Sheesh, some of the things people say. Well, as you may have noticed, nothing seems to be going right these days. More importantly, I’ve heard some folks ask “How do I respond to X?”, with X often being the most general of talking points. I find these questions very important, and I’m going to take a stab at a few here, saving the most important for last. And as always, my friends in the media, feel free to take any of these questions and run with them.
Removing tenure from state statute “brings us into line with other states.”
My first response to this is, “Why is being in line with other states important?” What is it about this condition that speaks in any way to the quality of the action?
This is how I respond: “If it is so important for us to be in line with other states, why are we stepping so severely out of line with our other legislation, such as the proposed changes to teacher certification, which would make us the most permissive in the nation? Why is it okay to be completely out of line with states there, but we must get in line in regard to tenure? Another example? Before Wisconsin passed Right to Work legislation, a majority of states did not have such laws (I believe we made it a 25/25 split). Furthermore, our Governor has talked about a constitutional amendment prohibiting gay marriage—the obvious intent here is to not fall in line, to avoid the social momentum of acceptance. As more and more states, and hopefully the Supreme Court, affirm that we are finally “getting in line” on this issue, there will be efforts to undermine that trend.
So back to tenure. Why is our legislature selective about when to bring us into line with other states? What are their criteria for being in or out of line? Instead of running to the fold, why are we not setting a powerful example? Of course, none of these questions have an answer because the original justification is not real—it is an empty talking point. Still, if your Uncle Harvey VandenFreedom throws this out, or you find yourself at a “listening” session, these are certainly the things rolling around in my head.
No one with tenure has ever been fired.
First, as someone who has seen this happen in Wisconsin, it’s simply not true.
More importantly, the statement itself betrays a significant misunderstanding of the fact that tenure is both a rank as well as a process. Saying, “No one with tenure has ever been fired” is like me walking into a meeting of surgeons and saying, “My god, 100% of the people in this room are surgeons. Something is wrong with the process here!”
Put another way, many people are fired during the actual tenure process: they are not retained or they are denied tenure. This happens quite frequently. Sadly, I’ve sat on executive committees that have issued such denials. The probationary period for tenure is often 6 years. 6 years. Basically, your employer takes over half a decade to initially decide whether or not to fire you. When I worked in the UW Colleges, my executive committee voted once a year on whether or not to fire me; not all of these votes were unanimous for my retention. This is really important: tenured people are fired all the time during the probationary period. The reason “tenured people are not fired” is because, upon receiving tenure (a designation at the end of a process), those people have already gone through a jaw-dropping meat grinder of requirements.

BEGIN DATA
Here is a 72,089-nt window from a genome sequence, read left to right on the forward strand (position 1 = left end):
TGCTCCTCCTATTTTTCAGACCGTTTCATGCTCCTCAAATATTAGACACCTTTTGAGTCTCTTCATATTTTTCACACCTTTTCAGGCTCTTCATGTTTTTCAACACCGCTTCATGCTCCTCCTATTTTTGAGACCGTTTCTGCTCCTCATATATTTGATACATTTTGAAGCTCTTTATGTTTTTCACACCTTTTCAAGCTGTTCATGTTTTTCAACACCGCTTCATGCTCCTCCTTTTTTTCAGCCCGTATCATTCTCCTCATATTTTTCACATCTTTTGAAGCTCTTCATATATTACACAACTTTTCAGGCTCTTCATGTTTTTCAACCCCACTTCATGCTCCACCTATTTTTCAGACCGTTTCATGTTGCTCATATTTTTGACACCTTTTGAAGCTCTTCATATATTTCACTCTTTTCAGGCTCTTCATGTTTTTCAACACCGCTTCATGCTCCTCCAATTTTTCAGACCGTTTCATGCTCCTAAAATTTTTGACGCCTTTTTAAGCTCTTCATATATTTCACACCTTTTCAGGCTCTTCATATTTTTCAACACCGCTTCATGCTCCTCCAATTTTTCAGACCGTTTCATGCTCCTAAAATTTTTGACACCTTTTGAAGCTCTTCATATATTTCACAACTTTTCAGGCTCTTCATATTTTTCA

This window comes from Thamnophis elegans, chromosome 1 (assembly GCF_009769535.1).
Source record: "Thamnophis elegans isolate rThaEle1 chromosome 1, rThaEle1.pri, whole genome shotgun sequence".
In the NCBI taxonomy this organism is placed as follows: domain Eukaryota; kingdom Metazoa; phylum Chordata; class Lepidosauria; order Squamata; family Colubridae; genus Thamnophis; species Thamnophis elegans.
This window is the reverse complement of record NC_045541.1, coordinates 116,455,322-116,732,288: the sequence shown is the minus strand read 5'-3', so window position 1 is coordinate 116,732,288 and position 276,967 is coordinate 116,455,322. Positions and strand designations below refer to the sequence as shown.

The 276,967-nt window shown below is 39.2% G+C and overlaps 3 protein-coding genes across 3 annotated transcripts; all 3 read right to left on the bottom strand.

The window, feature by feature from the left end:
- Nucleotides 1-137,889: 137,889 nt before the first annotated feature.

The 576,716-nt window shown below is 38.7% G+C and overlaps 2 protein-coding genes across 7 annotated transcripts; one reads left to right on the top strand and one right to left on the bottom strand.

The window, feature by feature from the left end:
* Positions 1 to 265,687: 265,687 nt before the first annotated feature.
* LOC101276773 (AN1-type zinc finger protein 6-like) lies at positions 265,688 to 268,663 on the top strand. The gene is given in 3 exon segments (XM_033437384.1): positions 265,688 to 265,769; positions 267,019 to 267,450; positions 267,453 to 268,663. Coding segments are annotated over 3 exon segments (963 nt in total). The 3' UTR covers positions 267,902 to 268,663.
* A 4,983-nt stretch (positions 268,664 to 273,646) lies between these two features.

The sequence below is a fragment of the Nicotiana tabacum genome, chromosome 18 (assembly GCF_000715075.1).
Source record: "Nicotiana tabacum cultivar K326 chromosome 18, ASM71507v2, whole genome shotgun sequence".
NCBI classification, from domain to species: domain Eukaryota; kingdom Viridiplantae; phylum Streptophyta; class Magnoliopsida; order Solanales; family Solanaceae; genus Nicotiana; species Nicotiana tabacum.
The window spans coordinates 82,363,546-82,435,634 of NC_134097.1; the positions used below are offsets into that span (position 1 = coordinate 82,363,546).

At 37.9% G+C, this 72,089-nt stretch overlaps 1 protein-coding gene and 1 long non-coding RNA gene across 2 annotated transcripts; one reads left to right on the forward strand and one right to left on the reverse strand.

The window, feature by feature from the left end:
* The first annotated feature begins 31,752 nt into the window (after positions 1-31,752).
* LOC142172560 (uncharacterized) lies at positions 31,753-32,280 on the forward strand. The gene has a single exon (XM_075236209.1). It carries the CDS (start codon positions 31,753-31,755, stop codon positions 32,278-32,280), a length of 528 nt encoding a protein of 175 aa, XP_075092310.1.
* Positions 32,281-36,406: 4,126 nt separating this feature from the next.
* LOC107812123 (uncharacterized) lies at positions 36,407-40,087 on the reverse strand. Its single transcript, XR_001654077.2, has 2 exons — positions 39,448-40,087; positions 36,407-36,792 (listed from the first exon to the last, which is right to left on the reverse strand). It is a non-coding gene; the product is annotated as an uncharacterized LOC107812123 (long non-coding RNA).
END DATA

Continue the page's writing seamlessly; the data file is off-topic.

So, the reason those surgeons in the room are all surgeons? Because a whole bunch of other people did not make it through medical school, or their residency, or whatever. Yes, many jobs have a single interview and then boom, you’re hired. This is one of those jobs with a lengthy process of pre-judgement and assessment. It’s donkey teeth to monkey butts.
More importantly, it’s worth pointing out that if we haven’t fired that many people with tenure, we’ve fired thousands and thousands of people from tenure.
We have been cutting faculty lines for years. If you look at the recent budget news, there are many reports about how empty positions will not be refilled. That sounds harmless, but it’s deeply damaging. If we are talking about a tenure line, then that is a job lost for someone. Someone is not moving to Wisconsin, starting a career, and contributing to the state. (The same applies to all positions, whether faculty or not.)
Beyond that, the thousands upon thousands that we’ve fired from tenure are contingent faculty. These are the people with all of the credentials but none of the benefits. They work hard for pay that is often terrible to borderline criminal. Let’s not pretend that flexibility is about making sure we have the best people in the classroom and firing that one “lazy” tenured icon—it’s about our continued devaluation of labor. We want more for less and our overlords have decided that “flexibility” is synonymous with “dehumanize.” The language of austerity destroys all human qualities, particularly empathy.
The point for any moral society or state, on this specific question, should not be “why aren’t we firing tenured people?” It should be “Why aren’t we hiring tenured people?” The first position is an attack on quality of life, while the second is an affirmation of it.
That’s it. Peace and soul.
Dave Vanness brings mad skillz to the turntables.
Kelly Wilz goes the full Moses.
Nick Fleischer breaks it down like an enzyme.
My Usual Disclaimer
I direct this more to any campus readers I may have, but maybe this applies in more ways that I know.
My heart is with every single UW employee who stand to lose jobs, security, and benefits—faculty, staff, etc, etc. My heart is with all students, alumni, and supporters. My writing focuses on faculty because it’s my area of knowledge, the one that I am dealing with directly, and the one that has me in the most precarious mental/stress point of my life. Please know that.